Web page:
The next project… Camper blog no. 1

This is the part I hope you read and then the rest is just all the clutter in my head there for your consumption if you choose:

Ideally I’d like to be on the road in May. I live in Orlando so that will be the starting point and I’ll most likely start with the east coast. I’ll update when things get closer, but I want to start hearing from you guys! I want to hear where to stop, where to hike, where to eat, what to do, etc! Anything that you think is special or intriguing from scenic detours to charming shops to dog friendly coffee shops to local markets or fairs. Or a craft you’d like to do together! I don’t want this to feel like a shop on wheels but more like summer camp on wheels. This is much more about pulling up to a charming park with stuff for pb&js and a bin full of art supplies and having a picnic/craft session with whoever wants to join. Comment and share your ideas and thoughts!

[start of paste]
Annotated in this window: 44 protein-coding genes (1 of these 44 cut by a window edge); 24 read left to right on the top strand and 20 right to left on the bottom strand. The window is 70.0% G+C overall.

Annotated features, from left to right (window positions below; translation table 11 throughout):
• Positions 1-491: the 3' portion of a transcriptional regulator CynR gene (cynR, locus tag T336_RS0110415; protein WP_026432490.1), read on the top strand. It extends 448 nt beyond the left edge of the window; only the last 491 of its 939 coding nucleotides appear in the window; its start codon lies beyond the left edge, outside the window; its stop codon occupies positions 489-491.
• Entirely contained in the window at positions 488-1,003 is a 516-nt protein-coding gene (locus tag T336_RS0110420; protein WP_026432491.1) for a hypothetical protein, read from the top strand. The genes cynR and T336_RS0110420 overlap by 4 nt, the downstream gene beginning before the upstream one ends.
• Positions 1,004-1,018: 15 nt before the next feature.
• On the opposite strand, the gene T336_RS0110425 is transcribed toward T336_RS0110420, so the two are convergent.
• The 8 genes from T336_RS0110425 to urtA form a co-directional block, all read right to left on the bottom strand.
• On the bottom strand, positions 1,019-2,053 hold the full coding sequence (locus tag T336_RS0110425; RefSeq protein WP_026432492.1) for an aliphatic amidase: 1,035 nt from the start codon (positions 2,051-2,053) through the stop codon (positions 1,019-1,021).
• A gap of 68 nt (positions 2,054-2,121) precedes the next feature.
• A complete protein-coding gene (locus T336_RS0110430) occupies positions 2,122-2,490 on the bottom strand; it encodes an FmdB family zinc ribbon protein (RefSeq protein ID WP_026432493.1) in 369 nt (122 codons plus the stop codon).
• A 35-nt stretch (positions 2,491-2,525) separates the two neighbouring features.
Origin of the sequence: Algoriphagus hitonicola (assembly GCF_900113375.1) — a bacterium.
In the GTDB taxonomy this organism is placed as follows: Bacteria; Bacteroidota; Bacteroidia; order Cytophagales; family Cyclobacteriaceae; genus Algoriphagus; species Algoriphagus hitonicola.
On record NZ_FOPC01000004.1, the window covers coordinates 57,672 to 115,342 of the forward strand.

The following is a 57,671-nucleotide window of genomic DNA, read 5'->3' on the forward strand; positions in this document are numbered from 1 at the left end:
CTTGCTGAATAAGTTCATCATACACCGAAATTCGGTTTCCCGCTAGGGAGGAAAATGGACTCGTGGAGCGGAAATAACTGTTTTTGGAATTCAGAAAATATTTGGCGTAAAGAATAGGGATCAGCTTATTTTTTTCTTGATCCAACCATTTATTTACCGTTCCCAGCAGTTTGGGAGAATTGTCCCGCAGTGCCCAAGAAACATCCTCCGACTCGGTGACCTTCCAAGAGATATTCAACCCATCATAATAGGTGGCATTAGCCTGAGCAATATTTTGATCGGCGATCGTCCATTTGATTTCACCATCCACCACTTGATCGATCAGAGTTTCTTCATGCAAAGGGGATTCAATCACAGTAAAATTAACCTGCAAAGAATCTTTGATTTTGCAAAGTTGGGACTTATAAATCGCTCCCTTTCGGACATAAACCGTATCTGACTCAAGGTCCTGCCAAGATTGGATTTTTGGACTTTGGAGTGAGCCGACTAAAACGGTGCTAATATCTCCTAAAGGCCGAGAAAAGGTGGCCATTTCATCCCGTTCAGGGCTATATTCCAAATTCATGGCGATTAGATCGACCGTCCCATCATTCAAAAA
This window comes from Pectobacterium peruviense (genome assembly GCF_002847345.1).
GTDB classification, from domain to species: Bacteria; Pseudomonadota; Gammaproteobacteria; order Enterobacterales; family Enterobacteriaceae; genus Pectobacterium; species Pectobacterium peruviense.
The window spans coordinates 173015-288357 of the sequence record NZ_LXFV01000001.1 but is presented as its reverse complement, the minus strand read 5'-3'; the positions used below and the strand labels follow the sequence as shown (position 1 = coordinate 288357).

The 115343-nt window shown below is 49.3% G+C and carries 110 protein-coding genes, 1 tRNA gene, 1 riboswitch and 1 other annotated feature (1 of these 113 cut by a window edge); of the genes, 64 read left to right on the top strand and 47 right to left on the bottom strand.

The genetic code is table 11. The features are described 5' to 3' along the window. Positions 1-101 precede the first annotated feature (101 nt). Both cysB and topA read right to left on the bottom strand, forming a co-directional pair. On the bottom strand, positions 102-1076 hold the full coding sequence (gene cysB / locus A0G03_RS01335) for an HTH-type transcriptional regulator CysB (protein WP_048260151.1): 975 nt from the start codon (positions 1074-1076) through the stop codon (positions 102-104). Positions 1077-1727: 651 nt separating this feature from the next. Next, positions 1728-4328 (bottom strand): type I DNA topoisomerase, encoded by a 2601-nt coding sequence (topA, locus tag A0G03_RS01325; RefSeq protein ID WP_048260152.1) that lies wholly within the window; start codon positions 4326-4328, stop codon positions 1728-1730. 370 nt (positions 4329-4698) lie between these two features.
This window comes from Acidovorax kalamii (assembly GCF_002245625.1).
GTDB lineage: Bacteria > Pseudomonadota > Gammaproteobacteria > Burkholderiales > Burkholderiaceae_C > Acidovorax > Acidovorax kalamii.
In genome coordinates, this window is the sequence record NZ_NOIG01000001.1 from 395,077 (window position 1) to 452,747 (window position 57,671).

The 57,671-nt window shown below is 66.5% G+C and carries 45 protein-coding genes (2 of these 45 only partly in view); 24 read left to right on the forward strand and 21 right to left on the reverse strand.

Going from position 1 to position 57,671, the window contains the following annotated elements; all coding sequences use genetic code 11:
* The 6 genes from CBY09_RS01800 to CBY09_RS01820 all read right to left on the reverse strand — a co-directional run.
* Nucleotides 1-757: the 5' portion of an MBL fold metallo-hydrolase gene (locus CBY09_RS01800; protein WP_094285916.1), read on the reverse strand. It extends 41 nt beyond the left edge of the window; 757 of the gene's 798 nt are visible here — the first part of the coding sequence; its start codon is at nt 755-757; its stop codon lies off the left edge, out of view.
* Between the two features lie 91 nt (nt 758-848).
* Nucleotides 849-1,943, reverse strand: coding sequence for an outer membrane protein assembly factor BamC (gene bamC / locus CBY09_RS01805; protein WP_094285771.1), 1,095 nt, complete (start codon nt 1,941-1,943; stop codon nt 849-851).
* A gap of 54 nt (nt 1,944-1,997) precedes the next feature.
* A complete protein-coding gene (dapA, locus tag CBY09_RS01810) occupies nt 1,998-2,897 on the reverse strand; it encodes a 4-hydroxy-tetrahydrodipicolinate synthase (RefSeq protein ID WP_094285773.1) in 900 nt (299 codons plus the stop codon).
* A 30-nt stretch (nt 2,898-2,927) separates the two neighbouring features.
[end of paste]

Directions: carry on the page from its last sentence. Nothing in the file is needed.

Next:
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Apron photo shoot

Photo shoot!
All photos by Sam DeSantis!
Shot with a Canon 5d mrk II and 35mm 1.4


Photo shoot!
All photos by Sam DeSantis!